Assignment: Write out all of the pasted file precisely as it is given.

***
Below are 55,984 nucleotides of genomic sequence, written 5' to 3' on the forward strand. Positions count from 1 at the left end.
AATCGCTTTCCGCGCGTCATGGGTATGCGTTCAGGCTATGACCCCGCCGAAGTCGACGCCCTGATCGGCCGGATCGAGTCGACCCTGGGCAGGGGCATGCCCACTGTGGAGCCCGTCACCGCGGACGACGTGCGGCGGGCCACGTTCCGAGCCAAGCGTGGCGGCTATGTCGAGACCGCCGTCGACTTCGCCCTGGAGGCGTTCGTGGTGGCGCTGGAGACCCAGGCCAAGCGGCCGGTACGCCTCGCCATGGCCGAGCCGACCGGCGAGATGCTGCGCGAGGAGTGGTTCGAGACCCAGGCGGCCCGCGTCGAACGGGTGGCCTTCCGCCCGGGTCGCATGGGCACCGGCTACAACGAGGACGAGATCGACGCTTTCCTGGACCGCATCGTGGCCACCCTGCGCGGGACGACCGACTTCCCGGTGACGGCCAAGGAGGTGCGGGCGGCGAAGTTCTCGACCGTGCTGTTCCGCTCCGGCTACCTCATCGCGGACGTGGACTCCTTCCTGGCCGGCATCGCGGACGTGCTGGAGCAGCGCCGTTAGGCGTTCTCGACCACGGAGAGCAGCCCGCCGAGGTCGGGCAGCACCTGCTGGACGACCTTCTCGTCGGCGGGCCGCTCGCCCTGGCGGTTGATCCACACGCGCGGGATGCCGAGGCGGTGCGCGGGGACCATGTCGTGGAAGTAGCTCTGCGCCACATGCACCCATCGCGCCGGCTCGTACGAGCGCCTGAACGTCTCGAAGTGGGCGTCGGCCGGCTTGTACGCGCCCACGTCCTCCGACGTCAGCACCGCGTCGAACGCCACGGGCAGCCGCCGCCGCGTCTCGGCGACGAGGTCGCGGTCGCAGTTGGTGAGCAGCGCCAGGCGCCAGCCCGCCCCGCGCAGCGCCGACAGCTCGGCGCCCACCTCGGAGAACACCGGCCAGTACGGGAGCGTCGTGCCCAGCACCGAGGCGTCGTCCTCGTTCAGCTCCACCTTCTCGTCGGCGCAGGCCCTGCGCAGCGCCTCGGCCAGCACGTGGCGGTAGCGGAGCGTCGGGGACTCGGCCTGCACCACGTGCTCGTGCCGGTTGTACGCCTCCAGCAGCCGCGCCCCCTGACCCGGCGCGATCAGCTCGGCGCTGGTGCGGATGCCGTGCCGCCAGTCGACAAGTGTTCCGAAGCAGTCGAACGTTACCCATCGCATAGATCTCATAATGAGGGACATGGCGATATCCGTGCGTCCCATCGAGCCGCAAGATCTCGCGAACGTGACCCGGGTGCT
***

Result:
Below are 55,984 nucleotides of genomic sequence, written 5' to 3' on the forward strand. Positions count from 1 at the left end.
AATCGCTTTCCGCGCGTCATGGGTATGCGTTCAGGCTATGACCCCGCCGAAGTCGACGCCCTGATCGGCCGGATCGAGTCGACCCTGGGCAGGGGCATGCCCACTGTGGAGCCCGTCACCGCGGACGACGTGCGGCGGGCCACGTTCCGAGCCAAGCGTGGCGGCTATGTCGAGACCGCCGTCGACTTCGCCCTGGAGGCGTTCGTGGTGGCGCTGGAGACCCAGGCCAAGCGGCCGGTACGCCTCGCCATGGCCGAGCCGACCGGCGAGATGCTGCGCGAGGAGTGGTTCGAGACCCAGGCGGCCCGCGTCGAACGGGTGGCCTTCCGCCCGGGTCGCATGGGCACCGGCTACAACGAGGACGAGATCGACGCTTTCCTGGACCGCATCGTGGCCACCCTGCGCGGGACGACCGACTTCCCGGTGACGGCCAAGGAGGTGCGGGCGGCGAAGTTCTCGACCGTGCTGTTCCGCTCCGGCTACCTCATCGCGGACGTGGACTCCTTCCTGGCCGGCATCGCGGACGTGCTGGAGCAGCGCCGTTAGGCGTTCTCGACCACGGAGAGCAGCCCGCCGAGGTCGGGCAGCACCTGCTGGACGACCTTCTCGTCGGCGGGCCGCTCGCCCTGGCGGTTGATCCACACGCGCGGGATGCCGAGGCGGTGCGCGGGGACCATGTCGTGGAAGTAGCTCTGCGCCACATGCACCCATCGCGCCGGCTCGTACGAGCGCCTGAACGTCTCGAAGTGGGCGTCGGCCGGCTTGTACGCGCCCACGTCCTCCGACGTCAGCACCGCGTCGAACGCCACGGGCAGCCGCCGCCGCGTCTCGGCGACGAGGTCGCGGTCGCAGTTGGTGAGCAGCGCCAGGCGCCAGCCCGCCCCGCGCAGCGCCGACAGCTCGGCGCCCACCTCGGAGAACACCGGCCAGTACGGGAGCGTCGTGCCCAGCACCGAGGCGTCGTCCTCGTTCAGCTCCACCTTCTCGTCGGCGCAGGCCCTGCGCAGCGCCTCGGCCAGCACGTGGCGGTAGCGGAGCGTCGGGGACTCGGCCTGCACCACGTGCTCGTGCCGGTTGTACGCCTCCAGCAGCCGCGCCCCCTGACCCGGCGCGATCAGCTCGGCGCTGGTGCGGATGCCGTGCCGCCAGTCGACAAGTGTTCCGAAGCAGTCGAACGTTACCCATCGCATAGATCTCATAATGAGGGACATGGCGATATCCGTGCGTCCCATCGAGCCGCAAGATCTCGCGAACGTGACCCGGGTGCT